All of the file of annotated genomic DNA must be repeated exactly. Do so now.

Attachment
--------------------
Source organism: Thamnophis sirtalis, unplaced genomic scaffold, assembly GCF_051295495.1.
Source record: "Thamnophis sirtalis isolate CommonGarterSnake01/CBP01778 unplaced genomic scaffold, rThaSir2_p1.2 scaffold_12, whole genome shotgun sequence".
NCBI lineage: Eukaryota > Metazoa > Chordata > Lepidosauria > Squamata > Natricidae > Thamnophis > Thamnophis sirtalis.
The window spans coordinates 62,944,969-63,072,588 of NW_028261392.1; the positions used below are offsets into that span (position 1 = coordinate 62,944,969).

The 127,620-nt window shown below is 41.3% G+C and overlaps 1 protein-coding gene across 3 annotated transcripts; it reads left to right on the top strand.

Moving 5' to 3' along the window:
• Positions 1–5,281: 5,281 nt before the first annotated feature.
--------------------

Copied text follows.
Source organism: Thamnophis sirtalis, unplaced genomic scaffold, assembly GCF_051295495.1.
Source record: "Thamnophis sirtalis isolate CommonGarterSnake01/CBP01778 unplaced genomic scaffold, rThaSir2_p1.2 scaffold_12, whole genome shotgun sequence".
NCBI lineage: Eukaryota > Metazoa > Chordata > Lepidosauria > Squamata > Natricidae > Thamnophis > Thamnophis sirtalis.
The window spans coordinates 62,944,969-63,072,588 of NW_028261392.1; the positions used below are offsets into that span (position 1 = coordinate 62,944,969).

The 127,620-nt window shown below is 41.3% G+C and overlaps 1 protein-coding gene across 3 annotated transcripts; it reads left to right on the top strand.

Moving 5' to 3' along the window:
• Positions 1–5,281: 5,281 nt before the first annotated feature.